Gascon and the World of Naif Temptations

Regina Cano

Paintings by Jose Clemente Gascon Martínez

HAVANA TIMES – The Espacio Abierto Gallery is putting on a painting exhibition called “Las tentaciones del ingenio” (Naif temptations), located at the Revolucion y Cultura magazine headquarters, in Vedado, Havana.

An exhibition by painter and teacher Jose Clemente Gascon Martinez, who this time presents us with a new aesthetic which is removed from his usual form of expression, abstract painting, which will be on show throughout September 25th.

These works travel a world of appropriations from famous works in universal and Cuban art, to create new works, with a touch of naive art, where women and the feminine are the central figure.

“illusion as a visual strategy proposes the (…) bridge between imagery as an iconographic tradition which recontextualizes itself in (…) new areas of interpretation of similar problems in the past (which) dwell in the present such as gender-specific characteristics in island cultures,” the author writes in the catalogue.

“This visual proposal aims to reclaim these iconic paradigms as an alternative to reconstructing visual text to remove the efficiency of reflective sign posts  and revisiting the female image from ideal types, the inner states of subjectivity, inner attitudes, emotions, moods, feeling, behavior and the intimacy of spirituality, in the shapes of faces, body positions or gestures and body language; not only as something outside of the typical customs of “female” imagery in traditional culture,” the catalogue continues.

Gascon presents us with 2D boxes in the middle of shiny and contrasting paintings, which are pale and carefully drawn out.

They contrast with spaces of red roofs, like in Cuba’s colonial cities; with the blue water of rivers, lakes and seas; with the presence of very green vegetation and a general atmosphere of sunlight in the tropics.

In every painting or set of paintings, there is an overlap of identifiable or recognizable shapes for any art connoisseur. You can make out Goya’s Maja, for example.

He identifies his works that result from this creative process as examples of Appropriationism.

According to Gascon, this creative process is the “…frame of mind you need to imagine…”. And he adds “… that these works are the product of an environment or universe which mainly develops at night, while witnesses of his life sleep and stop doing things, when daytime sounds go silent, but not the activity of someone who is expanding their rhythm and harmony…”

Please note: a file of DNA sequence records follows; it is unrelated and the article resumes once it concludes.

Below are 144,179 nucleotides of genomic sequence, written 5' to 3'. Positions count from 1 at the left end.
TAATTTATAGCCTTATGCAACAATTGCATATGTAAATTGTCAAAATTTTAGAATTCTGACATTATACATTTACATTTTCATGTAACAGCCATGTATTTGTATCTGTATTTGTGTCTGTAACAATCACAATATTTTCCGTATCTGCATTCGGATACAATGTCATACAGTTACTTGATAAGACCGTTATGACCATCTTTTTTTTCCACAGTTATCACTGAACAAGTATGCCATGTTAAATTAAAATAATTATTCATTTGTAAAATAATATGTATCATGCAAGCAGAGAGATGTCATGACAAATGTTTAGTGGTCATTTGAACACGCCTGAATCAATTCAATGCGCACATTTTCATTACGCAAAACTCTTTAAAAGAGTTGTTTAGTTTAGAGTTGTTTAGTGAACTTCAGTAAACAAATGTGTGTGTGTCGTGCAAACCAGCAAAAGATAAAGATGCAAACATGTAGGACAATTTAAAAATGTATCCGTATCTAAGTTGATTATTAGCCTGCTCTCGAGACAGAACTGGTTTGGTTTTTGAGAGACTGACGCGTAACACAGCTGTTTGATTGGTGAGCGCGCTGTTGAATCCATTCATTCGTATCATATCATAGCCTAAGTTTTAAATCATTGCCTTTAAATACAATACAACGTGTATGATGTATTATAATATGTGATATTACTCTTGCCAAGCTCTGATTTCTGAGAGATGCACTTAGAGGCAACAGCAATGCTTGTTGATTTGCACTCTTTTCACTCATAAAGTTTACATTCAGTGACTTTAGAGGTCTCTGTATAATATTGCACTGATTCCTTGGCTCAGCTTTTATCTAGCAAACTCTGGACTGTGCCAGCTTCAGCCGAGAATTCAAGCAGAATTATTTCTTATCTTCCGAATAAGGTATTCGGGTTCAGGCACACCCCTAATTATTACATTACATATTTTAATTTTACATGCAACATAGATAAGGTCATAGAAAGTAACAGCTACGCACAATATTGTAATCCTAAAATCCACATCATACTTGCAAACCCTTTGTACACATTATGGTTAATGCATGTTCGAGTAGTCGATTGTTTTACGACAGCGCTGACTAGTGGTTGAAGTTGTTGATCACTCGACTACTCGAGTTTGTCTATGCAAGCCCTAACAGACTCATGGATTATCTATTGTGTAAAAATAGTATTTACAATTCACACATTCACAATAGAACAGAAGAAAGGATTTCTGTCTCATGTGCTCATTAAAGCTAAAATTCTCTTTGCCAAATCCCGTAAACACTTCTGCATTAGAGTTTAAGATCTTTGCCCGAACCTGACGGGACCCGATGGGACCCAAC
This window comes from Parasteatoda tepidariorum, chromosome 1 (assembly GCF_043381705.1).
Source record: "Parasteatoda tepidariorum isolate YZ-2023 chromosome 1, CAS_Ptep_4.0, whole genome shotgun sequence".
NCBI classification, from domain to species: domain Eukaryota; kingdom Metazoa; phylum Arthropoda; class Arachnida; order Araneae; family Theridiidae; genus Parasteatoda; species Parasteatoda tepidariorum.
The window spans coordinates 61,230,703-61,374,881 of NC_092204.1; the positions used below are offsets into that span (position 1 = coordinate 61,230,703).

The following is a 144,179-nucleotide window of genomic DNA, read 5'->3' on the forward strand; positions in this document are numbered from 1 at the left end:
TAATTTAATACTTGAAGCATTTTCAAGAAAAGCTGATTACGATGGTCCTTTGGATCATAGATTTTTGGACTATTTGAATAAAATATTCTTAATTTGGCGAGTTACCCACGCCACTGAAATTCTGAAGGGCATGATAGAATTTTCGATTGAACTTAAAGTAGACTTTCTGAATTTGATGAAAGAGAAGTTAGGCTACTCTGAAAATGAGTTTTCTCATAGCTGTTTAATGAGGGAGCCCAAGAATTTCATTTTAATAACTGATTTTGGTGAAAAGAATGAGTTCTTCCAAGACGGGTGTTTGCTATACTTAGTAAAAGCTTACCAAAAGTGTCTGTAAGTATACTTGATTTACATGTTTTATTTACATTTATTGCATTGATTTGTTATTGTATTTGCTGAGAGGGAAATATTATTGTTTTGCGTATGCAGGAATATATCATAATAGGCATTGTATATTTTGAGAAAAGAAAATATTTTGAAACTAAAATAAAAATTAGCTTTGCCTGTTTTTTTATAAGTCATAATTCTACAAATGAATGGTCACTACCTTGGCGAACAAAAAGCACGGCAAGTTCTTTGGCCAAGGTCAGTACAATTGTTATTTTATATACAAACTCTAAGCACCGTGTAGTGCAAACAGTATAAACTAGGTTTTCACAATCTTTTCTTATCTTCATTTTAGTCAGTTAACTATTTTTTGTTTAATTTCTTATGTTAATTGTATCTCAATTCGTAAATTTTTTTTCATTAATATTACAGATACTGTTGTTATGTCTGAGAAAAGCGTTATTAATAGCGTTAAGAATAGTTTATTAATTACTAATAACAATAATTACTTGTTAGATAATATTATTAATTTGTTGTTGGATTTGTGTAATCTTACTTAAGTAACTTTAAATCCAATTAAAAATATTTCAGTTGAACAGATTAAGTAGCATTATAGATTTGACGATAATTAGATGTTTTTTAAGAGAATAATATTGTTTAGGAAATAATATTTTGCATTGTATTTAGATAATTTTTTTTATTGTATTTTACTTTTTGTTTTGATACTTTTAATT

At dawn, his wife (Georgina Garcia) tries to give some order to this alleged chaos, which is just the order of continuity really. There, the last color he uses and the last combination he made takes refuge.

Sometimes, he let’s music accompany him during this process, which also helps move the paintbrush and supports the sinuosity of his brushstrokes, he told me.

The author of this exhibition is revered by a large group of disciples, art colleagues, art critics and teachers, just like him. And everyone who shares his life were present, putting on a large display of politeness and celebrating the author and his work.

They put on group discussions and even sang and danced to the sounds of a piano and guitar played by a guest folk singer, Maria Isabel Moinelo and singer Siria, both of whom are members of band “Oshhupa”.

Jose Clemente Gascon Martinez, a graduate from the San Alejandro Arts Academy and member of the Cuban Teachers’ Association, among other distinctions, has been a teacher for other artists, without abandoning his own paintings.

“Gascon has great knowledge about Naive Art, Art Brut and Abstract Art,” one of the exhibition curators said, Luis Lamothe Duribe, “and he is recognized as a great teacher, collaborator and altruist.”

Note: “Espacio Abierto” Gallery 4th Street between Linea and 11th Street, Vedado, Havana. Telephone: +53 78303665 (Magazine and Gallery) [email protected]

Click on the thumbnails below to view all the photos in this gallery. On your PC or laptop, you can use the directional arrows on the keyboard to move within the gallery. On cell phones use the keys on the screen.

Regina Cano

Regina Cano: I have lived my entire life in Havana, Cuba – the island from which I’ve still never left, and which I love. I was born on September 9, and my parents chose my name out of superstition, but my mother raised me outside the religion professed by her family. I studied accounting and finance at the University of Havana, a profession that I’m not engaged in for the time being, and that I substituted for doing crafts, some ceramics, and studying a little English and about painting. Ah! – concerning my picture: I identify with Rastafarian principles, but I am not one of them. I wear this cap from time to time, but I assure you I just didn't have a better picture.



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